Methodology and Sources

Our data for first names in the United States comes from the Social Security Administration. You can read more about their data here, but here are a few important caveats.

  1. To protect privacy, they only show names where at least 5 babies were born with that name and sex in a given year.
  2. They ignore punctuation and replace accented letters. Thus, Mary-Jane becomes Maryjane and José becomes Jose.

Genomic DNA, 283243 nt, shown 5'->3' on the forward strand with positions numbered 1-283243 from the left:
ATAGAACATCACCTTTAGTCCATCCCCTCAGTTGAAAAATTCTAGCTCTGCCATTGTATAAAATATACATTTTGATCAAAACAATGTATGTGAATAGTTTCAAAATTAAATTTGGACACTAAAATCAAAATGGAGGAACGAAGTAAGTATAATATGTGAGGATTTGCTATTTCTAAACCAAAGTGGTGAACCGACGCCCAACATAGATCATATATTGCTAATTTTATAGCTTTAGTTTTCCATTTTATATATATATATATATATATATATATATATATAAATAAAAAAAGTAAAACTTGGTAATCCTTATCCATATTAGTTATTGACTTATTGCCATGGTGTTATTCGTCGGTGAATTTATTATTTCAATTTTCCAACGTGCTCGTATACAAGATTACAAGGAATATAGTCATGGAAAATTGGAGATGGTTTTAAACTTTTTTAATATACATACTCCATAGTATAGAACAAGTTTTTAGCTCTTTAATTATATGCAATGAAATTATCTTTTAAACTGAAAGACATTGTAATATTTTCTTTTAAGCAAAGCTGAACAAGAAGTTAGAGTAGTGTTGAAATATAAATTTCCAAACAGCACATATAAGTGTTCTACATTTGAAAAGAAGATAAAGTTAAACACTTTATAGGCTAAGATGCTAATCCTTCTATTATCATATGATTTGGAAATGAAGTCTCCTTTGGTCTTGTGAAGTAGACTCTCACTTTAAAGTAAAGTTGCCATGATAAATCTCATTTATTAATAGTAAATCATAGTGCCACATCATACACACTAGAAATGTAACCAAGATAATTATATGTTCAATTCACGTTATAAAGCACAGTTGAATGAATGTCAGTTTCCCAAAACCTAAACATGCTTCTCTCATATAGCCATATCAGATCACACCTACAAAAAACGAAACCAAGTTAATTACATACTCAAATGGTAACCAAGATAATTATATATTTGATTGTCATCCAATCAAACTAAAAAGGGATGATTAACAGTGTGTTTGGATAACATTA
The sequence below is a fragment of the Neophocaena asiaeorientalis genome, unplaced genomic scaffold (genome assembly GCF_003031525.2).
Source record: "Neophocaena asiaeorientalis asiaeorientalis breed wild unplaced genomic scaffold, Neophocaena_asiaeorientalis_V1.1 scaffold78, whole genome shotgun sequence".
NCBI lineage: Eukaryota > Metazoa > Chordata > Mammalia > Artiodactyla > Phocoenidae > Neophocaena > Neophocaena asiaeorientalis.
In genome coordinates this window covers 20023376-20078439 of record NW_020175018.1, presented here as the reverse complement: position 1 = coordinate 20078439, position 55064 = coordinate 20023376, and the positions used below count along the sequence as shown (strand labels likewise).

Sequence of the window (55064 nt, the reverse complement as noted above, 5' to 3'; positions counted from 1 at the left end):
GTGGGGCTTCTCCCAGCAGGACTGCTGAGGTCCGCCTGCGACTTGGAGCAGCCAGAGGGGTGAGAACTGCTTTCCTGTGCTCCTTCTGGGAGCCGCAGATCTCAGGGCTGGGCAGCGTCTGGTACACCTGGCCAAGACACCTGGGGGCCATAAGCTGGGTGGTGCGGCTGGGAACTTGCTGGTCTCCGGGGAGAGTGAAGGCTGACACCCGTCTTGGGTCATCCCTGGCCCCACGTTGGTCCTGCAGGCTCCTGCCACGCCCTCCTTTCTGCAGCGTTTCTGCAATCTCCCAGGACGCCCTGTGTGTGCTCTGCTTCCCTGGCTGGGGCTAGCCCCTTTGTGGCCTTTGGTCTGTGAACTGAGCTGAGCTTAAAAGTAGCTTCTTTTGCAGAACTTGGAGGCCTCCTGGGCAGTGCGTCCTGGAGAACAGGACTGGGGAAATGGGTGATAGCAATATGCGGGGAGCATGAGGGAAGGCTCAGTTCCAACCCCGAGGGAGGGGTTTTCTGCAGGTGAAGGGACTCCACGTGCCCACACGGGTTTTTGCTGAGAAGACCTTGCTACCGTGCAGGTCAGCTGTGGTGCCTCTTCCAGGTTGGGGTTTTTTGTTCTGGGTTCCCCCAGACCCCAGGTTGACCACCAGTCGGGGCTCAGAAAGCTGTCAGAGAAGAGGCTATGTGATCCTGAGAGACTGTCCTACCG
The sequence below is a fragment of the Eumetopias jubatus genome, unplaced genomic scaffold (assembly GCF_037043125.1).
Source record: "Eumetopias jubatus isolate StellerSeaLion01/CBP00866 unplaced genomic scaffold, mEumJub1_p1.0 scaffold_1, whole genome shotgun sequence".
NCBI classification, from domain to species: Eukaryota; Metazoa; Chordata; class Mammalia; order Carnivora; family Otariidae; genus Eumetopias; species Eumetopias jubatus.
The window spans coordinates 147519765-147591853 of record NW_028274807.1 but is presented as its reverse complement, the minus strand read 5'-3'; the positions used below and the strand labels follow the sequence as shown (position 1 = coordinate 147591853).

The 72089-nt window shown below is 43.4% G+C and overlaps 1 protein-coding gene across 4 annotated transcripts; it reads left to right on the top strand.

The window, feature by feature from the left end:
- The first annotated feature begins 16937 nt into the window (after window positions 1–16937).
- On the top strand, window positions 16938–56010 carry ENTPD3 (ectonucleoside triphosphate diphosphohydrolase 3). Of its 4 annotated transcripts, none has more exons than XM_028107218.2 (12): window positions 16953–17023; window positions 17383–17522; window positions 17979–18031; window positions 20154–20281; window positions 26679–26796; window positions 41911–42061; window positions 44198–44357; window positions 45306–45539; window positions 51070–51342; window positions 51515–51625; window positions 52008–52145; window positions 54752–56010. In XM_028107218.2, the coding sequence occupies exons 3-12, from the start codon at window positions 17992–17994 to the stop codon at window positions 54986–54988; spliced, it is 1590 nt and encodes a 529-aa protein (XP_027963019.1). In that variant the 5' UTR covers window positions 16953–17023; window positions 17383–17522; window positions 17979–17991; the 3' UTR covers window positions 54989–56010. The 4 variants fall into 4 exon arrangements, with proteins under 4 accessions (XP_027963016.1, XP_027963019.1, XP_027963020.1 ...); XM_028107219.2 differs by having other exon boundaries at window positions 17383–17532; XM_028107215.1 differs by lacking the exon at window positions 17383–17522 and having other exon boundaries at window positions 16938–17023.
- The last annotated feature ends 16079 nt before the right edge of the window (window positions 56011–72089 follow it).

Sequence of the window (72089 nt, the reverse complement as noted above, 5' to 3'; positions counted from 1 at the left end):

3. They ignore names less than 2 letters in length.
  4. They truncate names longer than 15 letters in length.
  5. Their data is based on Social Security card applications and is incomplete for people born before 1937.

To estimate the average age of people who have a given name, we use actuarial data provided here. For example, we can see that, as of 2019, 70.262% of men and 80.245% of women who were born in 1950 are still alive.

If you have more specific questions about our data, don't hesistate to ask.